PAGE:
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post #4 of 14 (permalink) Old 04-23-2018, 04:51 PM
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I've heard of folks cutting the vent line at an angle, but was unaware it was done this way at the factory. As far as I know, and in regards to my 2002, the stock vent line was not cut at an angle, as I pulled mine and cut it that way myself.

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post #5 of 14 (permalink) Old 04-23-2018, 05:46 PM
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Quote:
Originally Posted by Knifemaker View Post
I've heard of folks cutting the vent line at an angle, but was unaware it was done this way at the factory. As far as I know, and in regards to my 2002, the stock vent line was not cut at an angle, as I pulled mine and cut it that way myself.
It's in the repair manual. Mine had the 45° angle.

edit: Might be in the owner's manual? I know I saw it in a diagram somewhere. Repair manual just says not too install the hose too deep in the housing.

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Last edited by Spockster; 04-23-2018 at 05:54 PM. Reason: Editing
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post #6 of 14 (permalink) Old 04-23-2018, 05:57 PM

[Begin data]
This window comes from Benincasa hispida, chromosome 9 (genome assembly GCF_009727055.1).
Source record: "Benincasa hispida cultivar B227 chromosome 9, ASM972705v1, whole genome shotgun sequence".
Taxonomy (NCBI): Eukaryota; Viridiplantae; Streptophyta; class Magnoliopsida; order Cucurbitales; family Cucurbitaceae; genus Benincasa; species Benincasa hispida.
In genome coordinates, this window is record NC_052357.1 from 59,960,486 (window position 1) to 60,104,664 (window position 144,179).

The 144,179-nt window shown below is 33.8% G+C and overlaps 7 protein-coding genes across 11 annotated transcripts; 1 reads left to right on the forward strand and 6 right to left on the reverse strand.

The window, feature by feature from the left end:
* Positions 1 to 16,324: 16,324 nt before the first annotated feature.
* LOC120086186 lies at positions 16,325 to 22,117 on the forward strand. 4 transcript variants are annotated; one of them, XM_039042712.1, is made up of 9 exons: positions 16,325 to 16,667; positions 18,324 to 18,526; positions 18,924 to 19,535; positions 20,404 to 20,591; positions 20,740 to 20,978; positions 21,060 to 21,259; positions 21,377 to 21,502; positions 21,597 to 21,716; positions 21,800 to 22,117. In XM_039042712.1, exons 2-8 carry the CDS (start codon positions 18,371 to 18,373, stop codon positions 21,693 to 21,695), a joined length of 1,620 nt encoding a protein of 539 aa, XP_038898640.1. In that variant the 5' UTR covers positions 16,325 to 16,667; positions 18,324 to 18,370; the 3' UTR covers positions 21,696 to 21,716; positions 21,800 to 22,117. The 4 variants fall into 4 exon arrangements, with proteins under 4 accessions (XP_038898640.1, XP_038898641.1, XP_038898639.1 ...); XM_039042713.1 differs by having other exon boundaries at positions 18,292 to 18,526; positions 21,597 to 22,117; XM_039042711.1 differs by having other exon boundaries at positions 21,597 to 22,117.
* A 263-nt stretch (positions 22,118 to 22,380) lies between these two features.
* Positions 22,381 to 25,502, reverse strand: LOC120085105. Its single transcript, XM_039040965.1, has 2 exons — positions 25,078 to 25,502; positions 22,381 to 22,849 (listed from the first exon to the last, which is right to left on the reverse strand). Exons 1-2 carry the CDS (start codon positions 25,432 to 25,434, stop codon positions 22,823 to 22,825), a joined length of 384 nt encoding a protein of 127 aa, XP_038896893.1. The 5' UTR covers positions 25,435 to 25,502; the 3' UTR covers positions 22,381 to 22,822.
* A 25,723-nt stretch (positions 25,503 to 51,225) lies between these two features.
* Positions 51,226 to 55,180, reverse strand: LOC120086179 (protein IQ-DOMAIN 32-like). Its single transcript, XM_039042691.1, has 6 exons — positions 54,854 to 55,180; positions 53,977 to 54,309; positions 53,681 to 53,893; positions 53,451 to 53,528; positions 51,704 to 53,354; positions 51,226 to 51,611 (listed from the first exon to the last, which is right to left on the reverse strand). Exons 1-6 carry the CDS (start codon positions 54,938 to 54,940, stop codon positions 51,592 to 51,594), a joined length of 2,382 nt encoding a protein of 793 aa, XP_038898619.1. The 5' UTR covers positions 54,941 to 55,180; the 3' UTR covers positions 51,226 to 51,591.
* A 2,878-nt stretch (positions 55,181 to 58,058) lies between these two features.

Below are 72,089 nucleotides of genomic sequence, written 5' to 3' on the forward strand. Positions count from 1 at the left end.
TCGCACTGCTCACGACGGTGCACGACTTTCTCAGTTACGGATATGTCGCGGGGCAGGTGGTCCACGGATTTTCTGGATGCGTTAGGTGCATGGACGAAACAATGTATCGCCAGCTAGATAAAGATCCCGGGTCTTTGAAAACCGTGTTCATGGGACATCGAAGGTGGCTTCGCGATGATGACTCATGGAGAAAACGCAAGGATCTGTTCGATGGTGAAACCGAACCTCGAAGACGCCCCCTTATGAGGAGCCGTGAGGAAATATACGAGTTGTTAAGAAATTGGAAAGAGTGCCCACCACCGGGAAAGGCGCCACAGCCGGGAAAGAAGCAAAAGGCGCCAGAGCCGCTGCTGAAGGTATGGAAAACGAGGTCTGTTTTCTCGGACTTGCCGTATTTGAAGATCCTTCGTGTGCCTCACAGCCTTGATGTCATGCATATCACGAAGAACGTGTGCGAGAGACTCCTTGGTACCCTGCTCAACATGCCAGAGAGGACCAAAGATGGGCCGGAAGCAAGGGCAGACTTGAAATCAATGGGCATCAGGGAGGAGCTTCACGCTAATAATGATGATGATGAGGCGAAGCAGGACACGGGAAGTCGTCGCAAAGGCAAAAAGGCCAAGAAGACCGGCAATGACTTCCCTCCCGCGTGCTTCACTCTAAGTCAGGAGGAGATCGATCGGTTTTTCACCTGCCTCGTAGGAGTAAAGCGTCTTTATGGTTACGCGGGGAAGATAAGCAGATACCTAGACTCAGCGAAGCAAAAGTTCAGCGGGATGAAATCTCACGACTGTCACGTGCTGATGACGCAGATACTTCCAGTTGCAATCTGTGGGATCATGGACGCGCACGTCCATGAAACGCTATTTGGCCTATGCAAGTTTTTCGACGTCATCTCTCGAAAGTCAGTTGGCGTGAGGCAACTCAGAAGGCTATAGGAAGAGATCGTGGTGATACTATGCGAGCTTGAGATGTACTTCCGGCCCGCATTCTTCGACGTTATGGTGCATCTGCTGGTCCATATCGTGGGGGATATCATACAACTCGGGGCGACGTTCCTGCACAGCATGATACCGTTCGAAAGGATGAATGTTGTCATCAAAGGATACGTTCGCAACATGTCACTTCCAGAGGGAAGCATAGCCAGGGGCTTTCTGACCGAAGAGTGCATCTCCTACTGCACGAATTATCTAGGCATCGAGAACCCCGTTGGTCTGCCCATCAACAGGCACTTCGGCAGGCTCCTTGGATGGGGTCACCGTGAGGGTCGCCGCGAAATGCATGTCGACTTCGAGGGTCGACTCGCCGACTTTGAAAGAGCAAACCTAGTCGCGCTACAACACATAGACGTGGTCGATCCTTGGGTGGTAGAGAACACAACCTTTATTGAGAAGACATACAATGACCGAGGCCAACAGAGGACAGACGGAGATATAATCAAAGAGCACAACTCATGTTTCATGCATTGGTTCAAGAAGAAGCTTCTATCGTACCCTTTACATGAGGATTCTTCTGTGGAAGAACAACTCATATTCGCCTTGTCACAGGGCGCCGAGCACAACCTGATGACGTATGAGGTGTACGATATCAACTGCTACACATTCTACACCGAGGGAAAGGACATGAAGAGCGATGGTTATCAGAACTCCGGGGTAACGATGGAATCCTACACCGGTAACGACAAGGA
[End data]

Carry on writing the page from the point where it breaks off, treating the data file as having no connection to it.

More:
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Found a pic of the cover on the fuel sender, arrow points to the 'fake nipple'. Disregard all those arrows on the petcock.

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post #7 of 14 (permalink) Old 04-24-2018, 10:38 AM Thread Starter
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I used a piece of fresh course steel wool, so I don't expect any small pieces.
However, now you've got me scared of breakdown over time!
I think I'll change it out to something else.

Thanks guys!


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post #8 of 14 (permalink) Old 05-11-2018, 12:17 PM
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Hey Spockster, Now that you posted picture I see what you mean .I have connected a drain tube to that nipple but will change it to the carb vent asap. thanks.

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post #9 of 14 (permalink) Old 05-11-2018, 02:38 PM
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I'm pretty sure the tube on the sender is just a failure drain. So if the sender leaks it won't drip fuel onto the engine.

I put a sintered bronze fuel filter inline with vent hose and tucked the end into the hollow frame mentioned earlier.

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post #10 of 14 (permalink) Old 05-12-2018, 05:33 AM
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yep that's what I thought, I wonder whether there was a drain line originally as without one would still drip fuel onto engine or maybe Kawasaki thought did not need it,Spockster called it a fake nipple so does the hole go all way through the plastic ?.

Vn 750 A2 1986 rebuilt engine, crank shaft, half casing,shell bearings,con rods,rear cylinder head,oil pump,water pump ,(had ceased bearing rusted up),tie bar upgrade,clutch basket drilled,front cylinder cam chains,toc springs,stator,shaved, rectifier,agm battery,solenoid ,starter motor (used) re-spray ongoing.